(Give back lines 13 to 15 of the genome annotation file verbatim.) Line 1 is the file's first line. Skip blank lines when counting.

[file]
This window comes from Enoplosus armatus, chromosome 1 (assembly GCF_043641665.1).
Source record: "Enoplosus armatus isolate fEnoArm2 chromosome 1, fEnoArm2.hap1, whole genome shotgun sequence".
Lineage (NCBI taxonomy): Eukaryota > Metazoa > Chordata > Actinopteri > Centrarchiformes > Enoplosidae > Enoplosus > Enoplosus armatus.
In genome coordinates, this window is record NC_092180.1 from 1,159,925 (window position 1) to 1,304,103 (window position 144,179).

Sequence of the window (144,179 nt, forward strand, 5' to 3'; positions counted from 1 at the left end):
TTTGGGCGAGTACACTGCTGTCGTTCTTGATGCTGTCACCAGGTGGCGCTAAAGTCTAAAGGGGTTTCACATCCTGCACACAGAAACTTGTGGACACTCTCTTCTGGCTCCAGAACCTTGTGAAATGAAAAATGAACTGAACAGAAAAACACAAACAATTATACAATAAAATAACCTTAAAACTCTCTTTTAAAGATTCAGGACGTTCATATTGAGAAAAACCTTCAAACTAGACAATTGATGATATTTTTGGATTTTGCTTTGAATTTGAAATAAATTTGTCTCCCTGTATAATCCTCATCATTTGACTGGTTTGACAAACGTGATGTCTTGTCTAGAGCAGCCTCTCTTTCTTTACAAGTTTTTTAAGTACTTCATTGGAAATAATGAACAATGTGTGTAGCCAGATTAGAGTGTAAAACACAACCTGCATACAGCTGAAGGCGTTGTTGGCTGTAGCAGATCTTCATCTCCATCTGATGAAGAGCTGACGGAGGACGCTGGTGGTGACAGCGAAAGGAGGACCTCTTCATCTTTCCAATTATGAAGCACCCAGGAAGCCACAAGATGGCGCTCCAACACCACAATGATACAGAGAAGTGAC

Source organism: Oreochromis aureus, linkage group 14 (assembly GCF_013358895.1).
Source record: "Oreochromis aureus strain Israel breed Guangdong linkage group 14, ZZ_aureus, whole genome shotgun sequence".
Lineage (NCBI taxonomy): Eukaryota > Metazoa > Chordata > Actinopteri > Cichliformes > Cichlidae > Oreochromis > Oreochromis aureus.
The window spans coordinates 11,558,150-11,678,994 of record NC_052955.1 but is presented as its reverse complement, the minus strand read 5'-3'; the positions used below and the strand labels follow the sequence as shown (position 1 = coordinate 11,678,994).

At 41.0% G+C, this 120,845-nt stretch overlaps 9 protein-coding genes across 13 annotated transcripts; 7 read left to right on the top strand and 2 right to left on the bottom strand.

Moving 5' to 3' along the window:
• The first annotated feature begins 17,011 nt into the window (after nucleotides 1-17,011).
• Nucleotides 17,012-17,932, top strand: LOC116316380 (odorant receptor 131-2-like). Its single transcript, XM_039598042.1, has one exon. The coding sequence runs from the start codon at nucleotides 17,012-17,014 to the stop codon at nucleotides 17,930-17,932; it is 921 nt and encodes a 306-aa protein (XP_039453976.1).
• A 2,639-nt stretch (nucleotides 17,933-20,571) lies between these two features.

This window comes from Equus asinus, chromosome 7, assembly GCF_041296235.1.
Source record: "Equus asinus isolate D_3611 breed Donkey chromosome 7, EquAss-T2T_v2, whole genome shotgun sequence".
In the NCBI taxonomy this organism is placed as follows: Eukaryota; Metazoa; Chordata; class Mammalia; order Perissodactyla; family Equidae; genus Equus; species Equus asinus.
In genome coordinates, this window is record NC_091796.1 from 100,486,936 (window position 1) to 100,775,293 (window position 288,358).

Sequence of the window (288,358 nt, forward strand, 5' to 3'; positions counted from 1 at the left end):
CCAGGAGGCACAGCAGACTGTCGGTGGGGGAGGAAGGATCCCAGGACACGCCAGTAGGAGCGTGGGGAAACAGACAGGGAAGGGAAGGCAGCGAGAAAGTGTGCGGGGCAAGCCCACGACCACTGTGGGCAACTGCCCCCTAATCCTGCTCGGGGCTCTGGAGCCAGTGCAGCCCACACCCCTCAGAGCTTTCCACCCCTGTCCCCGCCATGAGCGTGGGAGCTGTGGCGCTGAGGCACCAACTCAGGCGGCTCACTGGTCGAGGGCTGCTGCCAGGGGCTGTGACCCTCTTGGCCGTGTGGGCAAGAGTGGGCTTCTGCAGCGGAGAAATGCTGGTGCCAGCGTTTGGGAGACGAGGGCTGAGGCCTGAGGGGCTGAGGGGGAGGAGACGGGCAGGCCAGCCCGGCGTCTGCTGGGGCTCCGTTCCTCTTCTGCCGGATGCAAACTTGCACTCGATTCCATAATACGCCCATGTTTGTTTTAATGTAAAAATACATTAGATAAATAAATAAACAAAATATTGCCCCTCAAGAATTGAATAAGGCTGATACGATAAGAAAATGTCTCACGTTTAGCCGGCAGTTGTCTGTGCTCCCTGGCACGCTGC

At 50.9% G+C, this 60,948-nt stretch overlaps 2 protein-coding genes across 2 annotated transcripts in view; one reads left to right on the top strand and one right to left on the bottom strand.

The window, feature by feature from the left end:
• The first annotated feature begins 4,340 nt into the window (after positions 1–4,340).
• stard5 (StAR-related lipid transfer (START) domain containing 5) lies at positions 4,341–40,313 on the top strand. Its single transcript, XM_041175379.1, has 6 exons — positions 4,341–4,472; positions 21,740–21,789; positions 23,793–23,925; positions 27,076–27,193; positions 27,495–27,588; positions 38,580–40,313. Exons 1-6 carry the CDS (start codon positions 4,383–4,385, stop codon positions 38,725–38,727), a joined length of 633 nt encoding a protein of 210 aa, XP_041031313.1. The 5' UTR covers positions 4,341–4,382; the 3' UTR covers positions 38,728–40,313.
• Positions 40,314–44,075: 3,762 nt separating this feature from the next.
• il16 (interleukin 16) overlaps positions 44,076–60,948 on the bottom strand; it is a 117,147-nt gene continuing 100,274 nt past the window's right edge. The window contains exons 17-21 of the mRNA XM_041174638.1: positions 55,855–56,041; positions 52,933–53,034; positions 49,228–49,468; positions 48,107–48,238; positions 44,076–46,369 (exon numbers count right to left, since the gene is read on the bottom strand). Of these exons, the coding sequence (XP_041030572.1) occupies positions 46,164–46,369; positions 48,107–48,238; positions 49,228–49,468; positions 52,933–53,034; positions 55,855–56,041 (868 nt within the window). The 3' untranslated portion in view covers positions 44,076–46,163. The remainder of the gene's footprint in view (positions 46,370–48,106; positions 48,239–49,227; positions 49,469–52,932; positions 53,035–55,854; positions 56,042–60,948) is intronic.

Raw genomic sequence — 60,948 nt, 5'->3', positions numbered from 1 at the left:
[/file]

• The first annotated feature begins 17,011 nt into the window (after nucleotides 1-17,011).
• Nucleotides 17,012-17,932, top strand: LOC116316380 (odorant receptor 131-2-like). Its single transcript, XM_039598042.1, has one exon. The coding sequence runs from the start codon at nucleotides 17,012-17,014 to the stop codon at nucleotides 17,930-17,932; it is 921 nt and encodes a 306-aa protein (XP_039453976.1).
• A 2,639-nt stretch (nucleotides 17,933-20,571) lies between these two features.